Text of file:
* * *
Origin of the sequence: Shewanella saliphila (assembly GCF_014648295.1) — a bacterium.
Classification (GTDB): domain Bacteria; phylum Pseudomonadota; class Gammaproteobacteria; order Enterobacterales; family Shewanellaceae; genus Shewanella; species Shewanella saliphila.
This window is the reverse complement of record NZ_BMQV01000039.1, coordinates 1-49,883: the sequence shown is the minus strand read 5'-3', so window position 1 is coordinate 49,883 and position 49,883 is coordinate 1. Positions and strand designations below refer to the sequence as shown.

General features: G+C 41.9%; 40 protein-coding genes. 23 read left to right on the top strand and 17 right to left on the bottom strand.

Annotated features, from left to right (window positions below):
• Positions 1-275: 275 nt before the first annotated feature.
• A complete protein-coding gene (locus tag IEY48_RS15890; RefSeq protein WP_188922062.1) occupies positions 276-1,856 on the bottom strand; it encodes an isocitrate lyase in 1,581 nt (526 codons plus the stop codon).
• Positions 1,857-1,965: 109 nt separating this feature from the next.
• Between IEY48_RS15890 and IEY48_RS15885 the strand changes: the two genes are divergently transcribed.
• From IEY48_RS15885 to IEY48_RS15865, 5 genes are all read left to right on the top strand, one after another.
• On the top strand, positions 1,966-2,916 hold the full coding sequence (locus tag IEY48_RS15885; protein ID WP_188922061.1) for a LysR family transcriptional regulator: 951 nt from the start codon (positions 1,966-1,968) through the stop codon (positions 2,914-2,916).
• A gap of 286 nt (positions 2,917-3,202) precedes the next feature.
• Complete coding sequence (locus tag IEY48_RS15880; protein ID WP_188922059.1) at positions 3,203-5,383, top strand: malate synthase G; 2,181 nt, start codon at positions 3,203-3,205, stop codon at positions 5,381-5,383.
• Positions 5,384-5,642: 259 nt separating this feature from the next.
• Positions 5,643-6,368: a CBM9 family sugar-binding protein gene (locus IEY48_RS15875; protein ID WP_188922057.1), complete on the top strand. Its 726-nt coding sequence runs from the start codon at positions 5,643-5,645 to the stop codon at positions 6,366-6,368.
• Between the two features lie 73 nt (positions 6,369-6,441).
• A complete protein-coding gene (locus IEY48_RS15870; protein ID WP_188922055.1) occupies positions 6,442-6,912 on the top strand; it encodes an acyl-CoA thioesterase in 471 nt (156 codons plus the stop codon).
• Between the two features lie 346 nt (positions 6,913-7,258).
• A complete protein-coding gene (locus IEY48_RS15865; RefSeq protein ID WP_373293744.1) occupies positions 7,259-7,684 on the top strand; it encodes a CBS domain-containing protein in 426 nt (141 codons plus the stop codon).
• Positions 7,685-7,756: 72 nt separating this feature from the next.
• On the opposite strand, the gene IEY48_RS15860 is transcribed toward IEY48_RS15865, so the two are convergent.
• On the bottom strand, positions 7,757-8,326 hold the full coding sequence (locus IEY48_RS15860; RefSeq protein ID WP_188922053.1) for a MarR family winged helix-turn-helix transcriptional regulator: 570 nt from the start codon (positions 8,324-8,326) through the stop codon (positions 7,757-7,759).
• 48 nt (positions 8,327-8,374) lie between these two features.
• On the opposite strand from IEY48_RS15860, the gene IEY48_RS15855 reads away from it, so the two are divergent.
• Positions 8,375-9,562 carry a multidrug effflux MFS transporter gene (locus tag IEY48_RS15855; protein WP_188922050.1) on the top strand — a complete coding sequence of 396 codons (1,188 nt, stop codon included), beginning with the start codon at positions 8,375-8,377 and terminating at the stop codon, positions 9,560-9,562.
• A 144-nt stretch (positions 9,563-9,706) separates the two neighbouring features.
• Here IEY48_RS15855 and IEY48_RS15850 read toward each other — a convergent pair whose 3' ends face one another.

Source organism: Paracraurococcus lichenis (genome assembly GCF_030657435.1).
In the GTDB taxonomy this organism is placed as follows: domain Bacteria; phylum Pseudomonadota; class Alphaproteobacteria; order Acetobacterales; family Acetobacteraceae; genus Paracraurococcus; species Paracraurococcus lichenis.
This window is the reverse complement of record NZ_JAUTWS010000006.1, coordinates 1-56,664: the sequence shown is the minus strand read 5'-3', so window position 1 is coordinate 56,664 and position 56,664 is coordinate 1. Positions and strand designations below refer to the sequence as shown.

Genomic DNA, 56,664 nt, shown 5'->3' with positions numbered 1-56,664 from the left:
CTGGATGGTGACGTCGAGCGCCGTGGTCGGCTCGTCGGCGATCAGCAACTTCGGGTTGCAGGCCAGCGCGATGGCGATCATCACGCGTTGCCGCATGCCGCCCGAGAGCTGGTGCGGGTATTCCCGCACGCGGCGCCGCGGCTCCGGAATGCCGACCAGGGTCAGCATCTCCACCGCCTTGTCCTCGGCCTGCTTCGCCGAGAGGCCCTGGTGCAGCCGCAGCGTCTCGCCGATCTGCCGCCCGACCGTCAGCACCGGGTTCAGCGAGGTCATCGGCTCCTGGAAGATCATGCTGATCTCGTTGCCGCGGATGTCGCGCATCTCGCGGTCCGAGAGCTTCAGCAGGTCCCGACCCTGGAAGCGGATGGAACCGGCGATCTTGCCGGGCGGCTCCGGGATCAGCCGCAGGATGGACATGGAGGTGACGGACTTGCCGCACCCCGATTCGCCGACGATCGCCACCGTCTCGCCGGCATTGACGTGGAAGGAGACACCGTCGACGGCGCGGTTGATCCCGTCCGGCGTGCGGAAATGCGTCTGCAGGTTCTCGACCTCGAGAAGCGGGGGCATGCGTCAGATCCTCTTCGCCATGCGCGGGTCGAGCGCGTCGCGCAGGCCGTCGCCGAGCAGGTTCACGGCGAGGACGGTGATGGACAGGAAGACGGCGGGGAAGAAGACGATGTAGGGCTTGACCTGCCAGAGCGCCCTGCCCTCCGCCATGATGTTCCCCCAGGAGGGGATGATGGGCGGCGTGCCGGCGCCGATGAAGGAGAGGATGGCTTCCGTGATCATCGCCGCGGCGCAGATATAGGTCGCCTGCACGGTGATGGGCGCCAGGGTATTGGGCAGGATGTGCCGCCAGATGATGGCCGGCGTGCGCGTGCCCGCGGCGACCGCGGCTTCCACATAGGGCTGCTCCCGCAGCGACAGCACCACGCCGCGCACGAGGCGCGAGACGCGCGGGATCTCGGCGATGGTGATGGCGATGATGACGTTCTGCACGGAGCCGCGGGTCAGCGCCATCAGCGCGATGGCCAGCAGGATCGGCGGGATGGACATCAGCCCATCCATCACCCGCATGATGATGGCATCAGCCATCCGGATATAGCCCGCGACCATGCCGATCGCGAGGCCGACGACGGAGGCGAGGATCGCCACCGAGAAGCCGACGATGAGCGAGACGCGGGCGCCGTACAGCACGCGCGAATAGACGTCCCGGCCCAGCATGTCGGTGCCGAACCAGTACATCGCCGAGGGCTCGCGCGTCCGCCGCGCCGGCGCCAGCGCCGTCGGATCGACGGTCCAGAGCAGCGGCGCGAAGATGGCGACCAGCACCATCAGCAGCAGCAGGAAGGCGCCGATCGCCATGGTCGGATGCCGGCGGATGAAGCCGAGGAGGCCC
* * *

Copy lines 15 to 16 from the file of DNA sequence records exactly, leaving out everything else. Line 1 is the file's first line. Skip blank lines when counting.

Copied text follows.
• Positions 5,643-6,368: a CBM9 family sugar-binding protein gene (locus IEY48_RS15875; protein ID WP_188922057.1), complete on the top strand. Its 726-nt coding sequence runs from the start codon at positions 5,643-5,645 to the stop codon at positions 6,366-6,368.
• Between the two features lie 73 nt (positions 6,369-6,441).